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Workshop brings couples together

23 Sep 2013 | Lance Cpl Paul S. Martinez

The Combat Center’s Chaplain Office worked in conjunction with Marine Corps Community Services to host a Prevention and Relationship Enhancement Program workshop, sponsored by LifeSkills, for couples aboard the Combat Center at building 1651 Sept. 19.

            PREP is a workshop focused on teaching married or engaged couples communication skills, ground rules for handling conflict safely and techniques for promoting intimacy. The program’s aim is to prevent future marital problems including violence and divorce.

            “The purpose of this class is to help build better marriages,” said Lt. Cmdr. Dennis Wheeler, deputy assistant chief of staff of religious ministries, Headquarters Battalion. “Whether they are just starting off or in a later phase, we want couples to develop a better marriage.”

            The 15 participants created an interactive environment in which they discussed danger signs such as escalation or arguments, invalidation of the other spouse and diminishing their feelings, withdrawal from the spouse and negative interpretations which can lead to a breakdown of the relationship. The couples focused on how to express concerns constructively and how to identify issues which can build quickly in a marriage.

Some Marines in attendance were present because their command encouraged participation for the class, knowing that a Marine can gain a lot from the workshop.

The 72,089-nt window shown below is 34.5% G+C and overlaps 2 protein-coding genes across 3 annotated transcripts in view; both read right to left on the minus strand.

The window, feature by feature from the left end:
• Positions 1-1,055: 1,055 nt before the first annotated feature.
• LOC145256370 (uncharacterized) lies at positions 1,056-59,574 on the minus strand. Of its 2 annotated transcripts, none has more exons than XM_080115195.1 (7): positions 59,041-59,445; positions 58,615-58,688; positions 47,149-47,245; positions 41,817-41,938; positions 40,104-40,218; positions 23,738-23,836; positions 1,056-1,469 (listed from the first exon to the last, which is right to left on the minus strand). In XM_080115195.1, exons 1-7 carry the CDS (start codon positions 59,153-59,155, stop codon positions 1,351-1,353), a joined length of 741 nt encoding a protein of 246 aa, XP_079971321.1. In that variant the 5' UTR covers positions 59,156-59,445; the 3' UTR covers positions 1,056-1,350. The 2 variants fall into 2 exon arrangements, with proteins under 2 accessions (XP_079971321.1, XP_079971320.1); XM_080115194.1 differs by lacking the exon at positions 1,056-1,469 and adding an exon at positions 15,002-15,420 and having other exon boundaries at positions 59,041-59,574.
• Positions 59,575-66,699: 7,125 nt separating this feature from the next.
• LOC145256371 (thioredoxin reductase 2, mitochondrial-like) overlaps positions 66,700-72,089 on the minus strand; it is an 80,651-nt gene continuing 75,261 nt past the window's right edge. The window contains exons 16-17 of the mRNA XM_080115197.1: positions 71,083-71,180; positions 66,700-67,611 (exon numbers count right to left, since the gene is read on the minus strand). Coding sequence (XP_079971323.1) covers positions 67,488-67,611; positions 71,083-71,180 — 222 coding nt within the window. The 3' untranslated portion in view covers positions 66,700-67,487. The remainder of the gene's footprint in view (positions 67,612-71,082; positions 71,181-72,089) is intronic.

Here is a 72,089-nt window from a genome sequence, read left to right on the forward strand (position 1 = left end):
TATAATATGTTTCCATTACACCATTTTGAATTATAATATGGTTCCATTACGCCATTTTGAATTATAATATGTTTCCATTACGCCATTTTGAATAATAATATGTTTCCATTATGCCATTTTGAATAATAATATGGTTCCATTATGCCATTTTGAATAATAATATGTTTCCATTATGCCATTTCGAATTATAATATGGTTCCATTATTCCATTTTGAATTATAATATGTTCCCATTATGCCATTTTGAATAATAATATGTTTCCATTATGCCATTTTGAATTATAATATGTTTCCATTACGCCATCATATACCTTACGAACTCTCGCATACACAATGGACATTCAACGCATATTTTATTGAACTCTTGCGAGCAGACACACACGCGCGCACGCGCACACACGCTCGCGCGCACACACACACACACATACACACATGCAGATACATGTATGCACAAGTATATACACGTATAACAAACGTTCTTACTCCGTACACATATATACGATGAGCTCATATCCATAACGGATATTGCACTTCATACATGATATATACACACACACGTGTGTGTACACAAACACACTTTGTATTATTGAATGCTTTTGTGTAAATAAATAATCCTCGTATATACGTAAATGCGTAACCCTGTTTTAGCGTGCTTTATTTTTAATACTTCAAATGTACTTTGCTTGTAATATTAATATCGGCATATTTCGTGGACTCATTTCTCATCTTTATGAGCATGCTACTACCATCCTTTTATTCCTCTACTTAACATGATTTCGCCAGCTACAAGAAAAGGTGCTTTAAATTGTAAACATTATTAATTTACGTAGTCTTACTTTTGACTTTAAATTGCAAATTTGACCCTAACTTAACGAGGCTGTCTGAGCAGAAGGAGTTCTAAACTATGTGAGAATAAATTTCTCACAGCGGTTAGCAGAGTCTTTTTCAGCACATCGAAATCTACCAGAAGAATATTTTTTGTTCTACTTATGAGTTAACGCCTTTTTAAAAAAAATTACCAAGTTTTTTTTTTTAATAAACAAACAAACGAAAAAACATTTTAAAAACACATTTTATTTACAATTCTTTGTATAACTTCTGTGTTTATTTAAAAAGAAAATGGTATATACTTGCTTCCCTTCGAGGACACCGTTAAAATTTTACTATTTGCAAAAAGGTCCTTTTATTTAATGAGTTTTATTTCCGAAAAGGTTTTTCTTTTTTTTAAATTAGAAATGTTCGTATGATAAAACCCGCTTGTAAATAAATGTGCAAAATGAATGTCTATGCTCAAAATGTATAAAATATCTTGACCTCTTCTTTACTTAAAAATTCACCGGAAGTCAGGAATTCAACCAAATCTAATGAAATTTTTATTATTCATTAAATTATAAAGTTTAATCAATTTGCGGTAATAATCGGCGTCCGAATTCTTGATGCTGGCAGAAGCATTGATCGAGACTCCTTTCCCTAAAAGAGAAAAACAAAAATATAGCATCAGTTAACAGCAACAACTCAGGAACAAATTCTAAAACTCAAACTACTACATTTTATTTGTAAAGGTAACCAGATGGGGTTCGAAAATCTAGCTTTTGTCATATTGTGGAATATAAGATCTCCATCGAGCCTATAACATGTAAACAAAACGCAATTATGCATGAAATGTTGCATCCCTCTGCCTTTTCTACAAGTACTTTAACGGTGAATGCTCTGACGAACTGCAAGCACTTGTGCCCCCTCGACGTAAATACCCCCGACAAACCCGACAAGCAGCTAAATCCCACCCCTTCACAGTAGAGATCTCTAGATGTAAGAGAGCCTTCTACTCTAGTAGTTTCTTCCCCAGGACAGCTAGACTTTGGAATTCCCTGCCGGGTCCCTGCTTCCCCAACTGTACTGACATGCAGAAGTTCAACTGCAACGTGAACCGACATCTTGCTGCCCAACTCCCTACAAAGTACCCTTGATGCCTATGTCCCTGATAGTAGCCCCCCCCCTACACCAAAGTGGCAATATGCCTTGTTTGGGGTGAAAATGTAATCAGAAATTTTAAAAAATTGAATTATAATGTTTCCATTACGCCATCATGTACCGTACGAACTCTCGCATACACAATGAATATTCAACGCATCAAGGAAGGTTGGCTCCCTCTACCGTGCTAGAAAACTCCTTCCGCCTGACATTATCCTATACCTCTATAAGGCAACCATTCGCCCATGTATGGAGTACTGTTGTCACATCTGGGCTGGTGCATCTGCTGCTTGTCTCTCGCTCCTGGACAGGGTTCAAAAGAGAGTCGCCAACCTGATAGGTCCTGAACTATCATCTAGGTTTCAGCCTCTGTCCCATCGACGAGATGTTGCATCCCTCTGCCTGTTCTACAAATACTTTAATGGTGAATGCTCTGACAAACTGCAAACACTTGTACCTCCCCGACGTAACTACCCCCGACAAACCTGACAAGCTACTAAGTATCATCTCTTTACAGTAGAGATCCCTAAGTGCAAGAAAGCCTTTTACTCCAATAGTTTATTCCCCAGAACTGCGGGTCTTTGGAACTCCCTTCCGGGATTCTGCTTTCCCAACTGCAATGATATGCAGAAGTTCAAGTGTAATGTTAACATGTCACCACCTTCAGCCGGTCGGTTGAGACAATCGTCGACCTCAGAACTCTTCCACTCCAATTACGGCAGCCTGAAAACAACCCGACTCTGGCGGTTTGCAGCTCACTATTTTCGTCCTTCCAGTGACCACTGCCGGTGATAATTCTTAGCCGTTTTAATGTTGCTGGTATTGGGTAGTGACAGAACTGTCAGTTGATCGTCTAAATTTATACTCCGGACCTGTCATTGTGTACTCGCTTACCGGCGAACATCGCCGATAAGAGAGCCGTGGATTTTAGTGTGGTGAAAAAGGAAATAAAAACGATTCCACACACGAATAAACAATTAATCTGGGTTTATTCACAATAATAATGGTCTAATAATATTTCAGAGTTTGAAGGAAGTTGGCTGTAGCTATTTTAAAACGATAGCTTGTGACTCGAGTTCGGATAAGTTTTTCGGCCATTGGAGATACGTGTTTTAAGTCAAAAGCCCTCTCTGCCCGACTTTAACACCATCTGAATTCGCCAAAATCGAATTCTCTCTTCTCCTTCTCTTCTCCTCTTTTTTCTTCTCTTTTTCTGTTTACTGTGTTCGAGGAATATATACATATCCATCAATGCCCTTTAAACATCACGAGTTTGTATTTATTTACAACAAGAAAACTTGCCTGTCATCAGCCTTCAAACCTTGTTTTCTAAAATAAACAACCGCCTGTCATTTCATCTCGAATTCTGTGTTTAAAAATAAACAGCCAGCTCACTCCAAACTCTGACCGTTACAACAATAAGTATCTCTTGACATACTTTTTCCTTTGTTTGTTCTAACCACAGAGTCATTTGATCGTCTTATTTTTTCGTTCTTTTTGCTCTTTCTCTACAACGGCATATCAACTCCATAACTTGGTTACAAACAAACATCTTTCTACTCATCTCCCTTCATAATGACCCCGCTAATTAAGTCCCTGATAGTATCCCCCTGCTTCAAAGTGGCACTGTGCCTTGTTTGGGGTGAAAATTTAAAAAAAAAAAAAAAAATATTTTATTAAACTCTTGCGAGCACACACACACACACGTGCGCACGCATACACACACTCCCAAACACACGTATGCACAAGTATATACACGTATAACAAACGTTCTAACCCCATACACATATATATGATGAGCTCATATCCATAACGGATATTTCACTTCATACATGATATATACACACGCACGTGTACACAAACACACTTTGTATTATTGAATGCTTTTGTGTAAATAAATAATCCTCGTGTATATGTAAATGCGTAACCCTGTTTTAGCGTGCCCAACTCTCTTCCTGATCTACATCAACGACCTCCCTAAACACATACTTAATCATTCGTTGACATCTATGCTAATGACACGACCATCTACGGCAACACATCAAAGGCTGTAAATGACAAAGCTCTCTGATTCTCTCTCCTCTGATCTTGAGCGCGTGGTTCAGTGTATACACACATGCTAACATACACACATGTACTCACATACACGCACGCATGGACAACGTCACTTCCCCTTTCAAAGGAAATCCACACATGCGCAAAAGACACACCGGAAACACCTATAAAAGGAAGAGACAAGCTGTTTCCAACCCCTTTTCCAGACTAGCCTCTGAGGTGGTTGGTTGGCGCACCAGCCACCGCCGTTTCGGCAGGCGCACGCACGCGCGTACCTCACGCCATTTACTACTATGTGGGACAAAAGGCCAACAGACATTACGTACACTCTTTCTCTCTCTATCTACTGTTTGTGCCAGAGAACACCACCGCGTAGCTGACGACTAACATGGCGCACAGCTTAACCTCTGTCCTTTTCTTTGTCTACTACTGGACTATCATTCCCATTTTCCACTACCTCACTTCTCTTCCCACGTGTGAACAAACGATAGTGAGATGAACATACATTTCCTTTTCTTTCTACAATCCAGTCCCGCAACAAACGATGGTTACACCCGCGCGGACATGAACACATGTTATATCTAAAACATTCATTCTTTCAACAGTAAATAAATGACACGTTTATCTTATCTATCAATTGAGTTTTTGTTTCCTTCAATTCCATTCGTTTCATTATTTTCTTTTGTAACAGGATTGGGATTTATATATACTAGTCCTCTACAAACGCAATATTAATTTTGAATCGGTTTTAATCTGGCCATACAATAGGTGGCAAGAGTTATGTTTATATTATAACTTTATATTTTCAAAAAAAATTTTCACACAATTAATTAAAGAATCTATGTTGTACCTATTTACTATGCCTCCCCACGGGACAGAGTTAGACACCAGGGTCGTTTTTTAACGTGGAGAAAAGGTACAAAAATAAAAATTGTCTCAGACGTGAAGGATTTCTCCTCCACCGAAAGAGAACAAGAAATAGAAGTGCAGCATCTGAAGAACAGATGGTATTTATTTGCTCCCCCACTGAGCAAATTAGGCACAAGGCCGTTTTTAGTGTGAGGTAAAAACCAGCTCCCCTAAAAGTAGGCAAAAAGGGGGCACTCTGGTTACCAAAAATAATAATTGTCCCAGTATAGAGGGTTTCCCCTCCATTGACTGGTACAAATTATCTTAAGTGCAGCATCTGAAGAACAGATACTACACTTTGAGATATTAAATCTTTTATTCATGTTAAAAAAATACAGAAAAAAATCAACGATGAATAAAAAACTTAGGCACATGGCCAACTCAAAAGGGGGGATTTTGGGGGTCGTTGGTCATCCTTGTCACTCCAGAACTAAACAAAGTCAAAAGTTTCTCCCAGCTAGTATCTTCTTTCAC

“I came to this class after a friend convinced me because I plan on getting married,” said Lance Cpl. Samuel T. Wood, aircraft rescue and firefighting specialist, Marine Wing Support Squadron 171. “I feel that I am learning communication skills and how to better deal with arguments and petty disagreements.”

            Lee Risper, LifeSkills trainer, Marine Corps Family Team Building, lectured the class about a color system that reflects their personality.

            In this personality tool, different colors bring different meanings to a person. Red represents someone who likes to take charge; blue represents someone who is disciplined and organized; yellow shows someone who is kind and caring; green reflects someone who is fair and tolerant; purple represents someone who is independent; and orange reflects a person who is outgoing and risk-taking.

Participants discovered the colors represented how they communicate and what they value. The color system ultimately proved to determine weaknesses and strengths, and help them understand themselves and their spouse so they could better work together as a couple.

“(Communication) is definitely about listening to each other talk, not interrupting each other and letting the other person say what they want to say,” Wood said. “Arguments should not get overly vocal.”

Any couples interested in enhancing their communication skills can gain valuable insight with the LifeSkills PREP workshop.

            “This class is open to anybody in any phase of their relationship,” Wheeler said. “If they are in a good place in their relationship, this class can help them go to great.”

            For more information on PREP, talk to a unit Chaplain or call the Protestant Chapel at (760)-830-6464.

 

 

 

 

 

 


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Marine Corps Air Ground Combat Center Twentynine Palms